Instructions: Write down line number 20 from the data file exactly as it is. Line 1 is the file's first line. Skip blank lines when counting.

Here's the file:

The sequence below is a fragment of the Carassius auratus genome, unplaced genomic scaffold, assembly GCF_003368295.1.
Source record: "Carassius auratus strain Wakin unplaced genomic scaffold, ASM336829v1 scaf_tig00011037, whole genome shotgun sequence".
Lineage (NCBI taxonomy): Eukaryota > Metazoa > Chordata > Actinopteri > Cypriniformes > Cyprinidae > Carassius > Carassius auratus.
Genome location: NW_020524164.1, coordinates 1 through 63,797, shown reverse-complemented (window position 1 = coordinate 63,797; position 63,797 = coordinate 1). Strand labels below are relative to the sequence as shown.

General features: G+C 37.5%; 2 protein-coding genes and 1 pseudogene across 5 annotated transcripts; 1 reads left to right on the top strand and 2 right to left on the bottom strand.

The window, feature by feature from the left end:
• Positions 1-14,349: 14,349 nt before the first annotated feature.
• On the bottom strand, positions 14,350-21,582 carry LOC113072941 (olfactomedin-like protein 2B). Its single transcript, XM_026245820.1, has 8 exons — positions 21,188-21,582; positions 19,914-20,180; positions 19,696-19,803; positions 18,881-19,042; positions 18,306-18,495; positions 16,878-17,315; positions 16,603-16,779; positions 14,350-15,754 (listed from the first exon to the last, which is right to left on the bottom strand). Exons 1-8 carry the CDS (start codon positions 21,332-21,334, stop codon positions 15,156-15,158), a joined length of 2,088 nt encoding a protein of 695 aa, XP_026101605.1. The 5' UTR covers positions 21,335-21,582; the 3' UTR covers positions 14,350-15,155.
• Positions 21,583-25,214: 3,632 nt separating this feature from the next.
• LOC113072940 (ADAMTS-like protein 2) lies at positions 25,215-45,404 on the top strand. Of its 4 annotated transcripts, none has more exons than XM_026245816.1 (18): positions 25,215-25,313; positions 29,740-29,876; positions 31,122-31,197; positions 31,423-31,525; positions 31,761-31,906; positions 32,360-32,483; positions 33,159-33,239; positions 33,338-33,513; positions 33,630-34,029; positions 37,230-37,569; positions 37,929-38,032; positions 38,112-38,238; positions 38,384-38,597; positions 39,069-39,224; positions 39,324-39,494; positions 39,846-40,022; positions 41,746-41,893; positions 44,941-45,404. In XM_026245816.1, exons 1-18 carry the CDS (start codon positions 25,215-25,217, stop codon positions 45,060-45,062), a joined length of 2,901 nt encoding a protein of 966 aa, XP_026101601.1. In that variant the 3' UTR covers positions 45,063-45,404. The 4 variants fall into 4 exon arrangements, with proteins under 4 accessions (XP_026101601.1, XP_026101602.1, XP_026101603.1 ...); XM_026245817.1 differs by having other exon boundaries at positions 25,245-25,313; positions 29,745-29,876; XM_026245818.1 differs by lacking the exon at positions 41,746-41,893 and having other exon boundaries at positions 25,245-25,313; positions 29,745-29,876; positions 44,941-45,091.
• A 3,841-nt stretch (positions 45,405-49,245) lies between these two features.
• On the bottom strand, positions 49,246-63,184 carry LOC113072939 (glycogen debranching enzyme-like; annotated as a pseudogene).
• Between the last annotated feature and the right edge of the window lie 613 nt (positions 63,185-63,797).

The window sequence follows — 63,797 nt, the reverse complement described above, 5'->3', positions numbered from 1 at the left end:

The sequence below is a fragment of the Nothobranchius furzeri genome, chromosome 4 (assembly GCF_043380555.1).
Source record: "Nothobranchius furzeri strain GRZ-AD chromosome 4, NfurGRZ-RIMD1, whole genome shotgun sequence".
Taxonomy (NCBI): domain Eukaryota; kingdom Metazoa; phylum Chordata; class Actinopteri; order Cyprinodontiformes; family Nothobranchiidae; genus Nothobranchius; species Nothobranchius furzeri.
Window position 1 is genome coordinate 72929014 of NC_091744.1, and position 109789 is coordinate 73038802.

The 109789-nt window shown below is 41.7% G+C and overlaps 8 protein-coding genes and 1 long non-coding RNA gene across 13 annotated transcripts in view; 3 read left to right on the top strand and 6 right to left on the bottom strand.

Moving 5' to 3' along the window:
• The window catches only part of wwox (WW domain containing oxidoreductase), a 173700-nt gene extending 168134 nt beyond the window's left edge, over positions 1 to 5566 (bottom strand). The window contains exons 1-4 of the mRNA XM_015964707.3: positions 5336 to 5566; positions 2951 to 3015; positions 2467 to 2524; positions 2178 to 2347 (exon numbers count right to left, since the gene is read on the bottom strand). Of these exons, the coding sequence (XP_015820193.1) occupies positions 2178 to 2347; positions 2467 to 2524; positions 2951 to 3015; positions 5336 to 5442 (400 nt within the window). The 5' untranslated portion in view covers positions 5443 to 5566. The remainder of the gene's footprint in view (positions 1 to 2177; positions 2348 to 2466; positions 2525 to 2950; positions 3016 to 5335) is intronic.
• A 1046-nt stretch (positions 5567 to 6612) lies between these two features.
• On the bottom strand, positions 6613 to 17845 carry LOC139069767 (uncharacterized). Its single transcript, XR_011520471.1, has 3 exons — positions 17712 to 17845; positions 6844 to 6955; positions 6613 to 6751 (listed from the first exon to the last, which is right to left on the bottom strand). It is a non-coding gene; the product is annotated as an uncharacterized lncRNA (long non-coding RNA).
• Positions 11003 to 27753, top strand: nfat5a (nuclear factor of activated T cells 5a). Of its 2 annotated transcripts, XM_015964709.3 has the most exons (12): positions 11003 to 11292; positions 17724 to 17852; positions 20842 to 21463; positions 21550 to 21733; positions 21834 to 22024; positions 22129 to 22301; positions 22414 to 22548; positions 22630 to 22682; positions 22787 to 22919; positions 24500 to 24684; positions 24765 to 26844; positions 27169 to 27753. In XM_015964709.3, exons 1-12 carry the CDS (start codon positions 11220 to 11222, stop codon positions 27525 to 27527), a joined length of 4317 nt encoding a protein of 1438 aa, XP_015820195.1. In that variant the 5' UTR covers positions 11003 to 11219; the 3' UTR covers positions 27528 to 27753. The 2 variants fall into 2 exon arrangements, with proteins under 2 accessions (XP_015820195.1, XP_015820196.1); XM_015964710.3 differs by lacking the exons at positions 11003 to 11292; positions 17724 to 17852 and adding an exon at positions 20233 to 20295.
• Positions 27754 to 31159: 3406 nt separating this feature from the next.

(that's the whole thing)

Moving 5' to 3' along the window: